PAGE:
Child maltreatment is a major public health problem, affecting at least 55 million children in the WHO European Region. The impact of abuse and/or neglect in childhood is detrimental to physical, psychological and reproductive health throughout the life-course, yet the high costs to society are avoidable. There are clear risk factors for maltreatment at the level of the individual, family, community and society. This status report documents the progress that has been made by Member States in implementing the WHO European child maltreatment prevention action plan 2015–2020 at its midpoint. The plan has a target of a 20% reduction in child maltreatment and homicides by 2020.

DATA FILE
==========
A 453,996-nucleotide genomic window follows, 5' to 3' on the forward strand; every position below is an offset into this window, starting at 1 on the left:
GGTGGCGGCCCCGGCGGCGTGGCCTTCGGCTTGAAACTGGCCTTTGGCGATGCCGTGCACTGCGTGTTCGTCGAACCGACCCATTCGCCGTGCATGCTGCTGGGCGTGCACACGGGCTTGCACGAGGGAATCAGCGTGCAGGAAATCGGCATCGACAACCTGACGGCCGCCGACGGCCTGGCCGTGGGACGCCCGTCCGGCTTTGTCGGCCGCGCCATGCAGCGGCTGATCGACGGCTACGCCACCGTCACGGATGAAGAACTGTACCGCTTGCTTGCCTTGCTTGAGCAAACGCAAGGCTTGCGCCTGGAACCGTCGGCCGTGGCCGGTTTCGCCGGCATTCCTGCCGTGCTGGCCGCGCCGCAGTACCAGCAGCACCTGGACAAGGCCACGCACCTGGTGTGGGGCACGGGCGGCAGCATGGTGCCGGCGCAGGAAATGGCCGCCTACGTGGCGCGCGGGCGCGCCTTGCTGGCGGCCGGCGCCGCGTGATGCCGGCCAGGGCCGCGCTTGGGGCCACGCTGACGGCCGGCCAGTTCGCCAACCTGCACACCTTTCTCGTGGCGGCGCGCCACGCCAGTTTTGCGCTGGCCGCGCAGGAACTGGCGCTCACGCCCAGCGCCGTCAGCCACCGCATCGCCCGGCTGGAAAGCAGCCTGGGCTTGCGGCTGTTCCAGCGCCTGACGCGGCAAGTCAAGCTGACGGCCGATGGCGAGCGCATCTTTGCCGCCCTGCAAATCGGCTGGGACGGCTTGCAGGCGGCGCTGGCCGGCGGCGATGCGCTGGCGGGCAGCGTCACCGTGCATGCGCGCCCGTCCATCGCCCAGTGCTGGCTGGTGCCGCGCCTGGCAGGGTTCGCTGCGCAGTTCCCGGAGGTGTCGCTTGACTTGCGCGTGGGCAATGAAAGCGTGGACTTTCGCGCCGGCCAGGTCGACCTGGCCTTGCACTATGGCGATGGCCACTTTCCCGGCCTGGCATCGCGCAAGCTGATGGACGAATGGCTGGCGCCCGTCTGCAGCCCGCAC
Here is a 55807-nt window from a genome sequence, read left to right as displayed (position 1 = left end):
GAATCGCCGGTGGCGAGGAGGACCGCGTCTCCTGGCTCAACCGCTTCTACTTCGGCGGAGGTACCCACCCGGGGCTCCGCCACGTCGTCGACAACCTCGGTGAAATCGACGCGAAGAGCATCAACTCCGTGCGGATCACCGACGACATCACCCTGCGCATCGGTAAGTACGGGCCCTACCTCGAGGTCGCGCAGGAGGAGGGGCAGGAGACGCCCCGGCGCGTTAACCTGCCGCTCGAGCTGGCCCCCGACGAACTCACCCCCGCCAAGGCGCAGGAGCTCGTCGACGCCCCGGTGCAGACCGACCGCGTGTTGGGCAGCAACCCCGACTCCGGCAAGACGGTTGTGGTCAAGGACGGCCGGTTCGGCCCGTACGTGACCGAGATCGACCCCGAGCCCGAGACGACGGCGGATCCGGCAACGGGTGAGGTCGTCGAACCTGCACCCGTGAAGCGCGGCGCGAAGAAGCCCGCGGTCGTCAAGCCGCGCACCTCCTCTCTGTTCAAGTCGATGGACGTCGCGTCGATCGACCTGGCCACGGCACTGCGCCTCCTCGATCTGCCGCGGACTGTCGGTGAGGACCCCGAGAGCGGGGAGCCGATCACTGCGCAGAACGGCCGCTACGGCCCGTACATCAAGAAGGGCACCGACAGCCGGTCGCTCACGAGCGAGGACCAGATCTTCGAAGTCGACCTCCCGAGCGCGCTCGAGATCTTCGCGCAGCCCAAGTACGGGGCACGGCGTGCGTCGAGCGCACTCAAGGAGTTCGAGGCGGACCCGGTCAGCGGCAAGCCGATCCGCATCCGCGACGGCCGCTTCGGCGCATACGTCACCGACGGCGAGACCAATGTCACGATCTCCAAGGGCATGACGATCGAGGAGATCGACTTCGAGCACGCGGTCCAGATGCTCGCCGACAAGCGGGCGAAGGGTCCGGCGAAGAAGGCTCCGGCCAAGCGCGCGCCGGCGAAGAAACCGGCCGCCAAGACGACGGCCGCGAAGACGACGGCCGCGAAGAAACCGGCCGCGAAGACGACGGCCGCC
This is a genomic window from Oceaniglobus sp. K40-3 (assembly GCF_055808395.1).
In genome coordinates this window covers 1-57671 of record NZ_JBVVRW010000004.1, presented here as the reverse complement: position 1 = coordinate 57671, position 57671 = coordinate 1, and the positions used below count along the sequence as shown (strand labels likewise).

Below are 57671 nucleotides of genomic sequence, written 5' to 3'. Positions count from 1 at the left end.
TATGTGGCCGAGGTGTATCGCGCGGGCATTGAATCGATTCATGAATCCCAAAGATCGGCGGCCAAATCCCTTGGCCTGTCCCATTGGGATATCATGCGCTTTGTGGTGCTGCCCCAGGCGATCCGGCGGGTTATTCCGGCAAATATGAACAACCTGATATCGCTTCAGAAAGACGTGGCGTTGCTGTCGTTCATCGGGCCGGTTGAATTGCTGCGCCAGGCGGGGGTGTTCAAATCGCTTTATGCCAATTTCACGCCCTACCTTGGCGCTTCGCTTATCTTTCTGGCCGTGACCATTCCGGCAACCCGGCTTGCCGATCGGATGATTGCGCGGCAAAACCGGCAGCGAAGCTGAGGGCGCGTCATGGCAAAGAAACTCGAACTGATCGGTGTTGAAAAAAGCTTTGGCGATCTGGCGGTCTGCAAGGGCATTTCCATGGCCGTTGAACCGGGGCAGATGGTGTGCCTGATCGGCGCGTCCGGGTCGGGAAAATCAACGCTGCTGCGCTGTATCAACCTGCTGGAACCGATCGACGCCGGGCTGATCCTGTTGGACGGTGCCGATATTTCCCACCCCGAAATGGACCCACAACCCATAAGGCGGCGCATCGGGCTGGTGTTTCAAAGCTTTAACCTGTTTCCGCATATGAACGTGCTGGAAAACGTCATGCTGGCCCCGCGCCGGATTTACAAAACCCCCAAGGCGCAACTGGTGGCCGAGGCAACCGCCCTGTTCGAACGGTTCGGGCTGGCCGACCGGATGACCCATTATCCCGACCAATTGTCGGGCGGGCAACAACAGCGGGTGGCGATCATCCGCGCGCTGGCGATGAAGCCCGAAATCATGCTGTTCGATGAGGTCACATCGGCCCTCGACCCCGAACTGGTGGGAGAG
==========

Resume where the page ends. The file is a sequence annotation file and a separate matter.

Data were collected through a survey of government-appointed national data coordinators of 49 participating countries in the Region. Results show that good progress is being made overall towards achieving the objectives. Development of national policy for the prevention of child maltreatment has increased across the Region, with three quarters of countries reporting an action plan, but these must be informed by robust national data. Surveillance of child maltreatment remains inadequate in many countries, with information systems in low- and middle-income countries most in need of strengthening. Legislation to prevent maltreatment is widespread, but better enforcement is warranted. The implementation of child maltreatment prevention programmes, including home-visiting, parenting education, school and hospital-based initiatives, has accelerated, but evaluation of impact is needed. Child maltreatment is a societal issue that crosses sectoral boundaries, meaning a sustained, systematic, multidisciplinary and evidence-informed approach to prevention must remain a priority for governments.